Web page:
Who was this “certain man” who provided the room for the Last Supper? We do not know. He is not named. But what is clear is that he did an important service for our Lord by providing the room for the Last Supper. What an honour it would be to have provided the room for the Last Supper! This unknown man, humble and hidden, served Jesus in a most special way. He obviously knew Jesus and was ready to serve Him however he was asked. Yet he remains unknown to us. This is the secret of holiness in little things – providing humble and unknown service, without seeking any attention or fame.

As Fr Doyle tells us, nothing is too small to offer to Him.

In conclusion it might be appropriate today to include Fr Doyle’s “parable” of the hermit and the “recording angel”. He included this little parable in one of his very last letters home to his father, and it tells us of the value of little things by way of an amusing story.

In the good old days of yore a holy hermit built him a cell in a spot a few miles from the well, so that he might have a little act of penance to offer to Almighty God each day by tramping across the hot sand and back again with his pitcher. All went gaily for a while, and if the holy man did lose many a drop of honest sweat he knew he was piling up sacks of treasure in Heaven, and his heart was light. But though the spirit was willing, the sun was very warm, the sand most provokingly hot, the pitcher the devil and all of a weight, and the road seemingly longer each day. It is a bit too much of a good joke, thought the man of God, to tramp these miles day in and day out, with my old bones, clanking like a traction engine. Why not move the cell to the edge of the water, save time (and much bad language probably) and have cool water in abundance, and a dry hair shirt on my back?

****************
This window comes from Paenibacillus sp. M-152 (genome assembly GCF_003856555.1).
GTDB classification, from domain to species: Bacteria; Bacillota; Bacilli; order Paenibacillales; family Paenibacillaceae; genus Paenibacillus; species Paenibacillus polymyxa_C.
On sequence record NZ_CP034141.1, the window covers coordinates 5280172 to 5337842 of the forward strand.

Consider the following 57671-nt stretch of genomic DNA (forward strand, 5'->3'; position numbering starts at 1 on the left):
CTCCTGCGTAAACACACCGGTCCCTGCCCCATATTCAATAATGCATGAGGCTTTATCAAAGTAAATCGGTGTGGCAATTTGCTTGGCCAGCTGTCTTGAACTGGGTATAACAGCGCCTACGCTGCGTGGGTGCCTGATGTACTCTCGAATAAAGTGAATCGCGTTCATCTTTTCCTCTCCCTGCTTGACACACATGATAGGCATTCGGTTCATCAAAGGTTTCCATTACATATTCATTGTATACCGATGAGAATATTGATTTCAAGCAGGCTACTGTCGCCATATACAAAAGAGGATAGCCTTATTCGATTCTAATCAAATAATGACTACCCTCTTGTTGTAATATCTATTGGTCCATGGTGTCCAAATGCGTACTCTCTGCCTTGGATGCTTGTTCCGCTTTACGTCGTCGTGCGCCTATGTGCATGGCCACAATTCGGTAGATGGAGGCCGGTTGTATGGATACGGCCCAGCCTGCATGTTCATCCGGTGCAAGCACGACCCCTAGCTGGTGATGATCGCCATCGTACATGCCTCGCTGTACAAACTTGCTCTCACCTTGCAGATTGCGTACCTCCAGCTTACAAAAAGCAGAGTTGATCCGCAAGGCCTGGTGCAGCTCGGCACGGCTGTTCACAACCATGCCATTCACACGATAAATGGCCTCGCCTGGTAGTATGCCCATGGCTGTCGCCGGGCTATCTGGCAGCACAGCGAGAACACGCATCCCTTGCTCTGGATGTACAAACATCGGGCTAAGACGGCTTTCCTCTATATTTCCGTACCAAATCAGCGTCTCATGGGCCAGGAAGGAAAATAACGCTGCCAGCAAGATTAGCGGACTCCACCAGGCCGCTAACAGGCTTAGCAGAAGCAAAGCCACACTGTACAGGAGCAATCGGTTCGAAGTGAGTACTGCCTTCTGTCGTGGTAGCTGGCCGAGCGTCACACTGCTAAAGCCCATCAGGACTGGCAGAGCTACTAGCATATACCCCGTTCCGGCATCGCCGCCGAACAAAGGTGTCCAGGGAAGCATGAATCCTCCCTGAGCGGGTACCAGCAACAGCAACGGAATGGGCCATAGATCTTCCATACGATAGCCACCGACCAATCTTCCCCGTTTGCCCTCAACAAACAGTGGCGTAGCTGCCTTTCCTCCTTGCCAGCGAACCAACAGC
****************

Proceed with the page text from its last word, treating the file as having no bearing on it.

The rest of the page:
Away home he faced for the last time with his brimming water jar, kicking the sand about in sheer delight, for the morrow would see him on the trek, and an end to his weary trudging, when suddenly he heard a voice, an angel’s voice he knew it to be, counting slowly One, two, three, four. The hermit stopped in wonder and so did the voice, but at the next steps he took the counting began again, Five, six, seven. Falling on his knees the old man prayed that he might know the meaning of this wonder. ‘I am the angel of God’, came the answer, ‘counting up each step which long ago you offered up to my Lord and Master, so that not a single one may lose its reward. Don’t be so foolish as to throw away the immense merit you are gaining, by moving your cell to the water’s edge, for know that in the eyes of the heavenly court nothing is small which is done or borne for the love of God.’

That very night down came the hermit’s hut, and before morning broke he had built it again five miles further from the well. For all I know he is merrily tramping still backwards and forwards across the burning sand, very hot and tired no doubt, but happy in the thought that the recording angel is busy counting each step.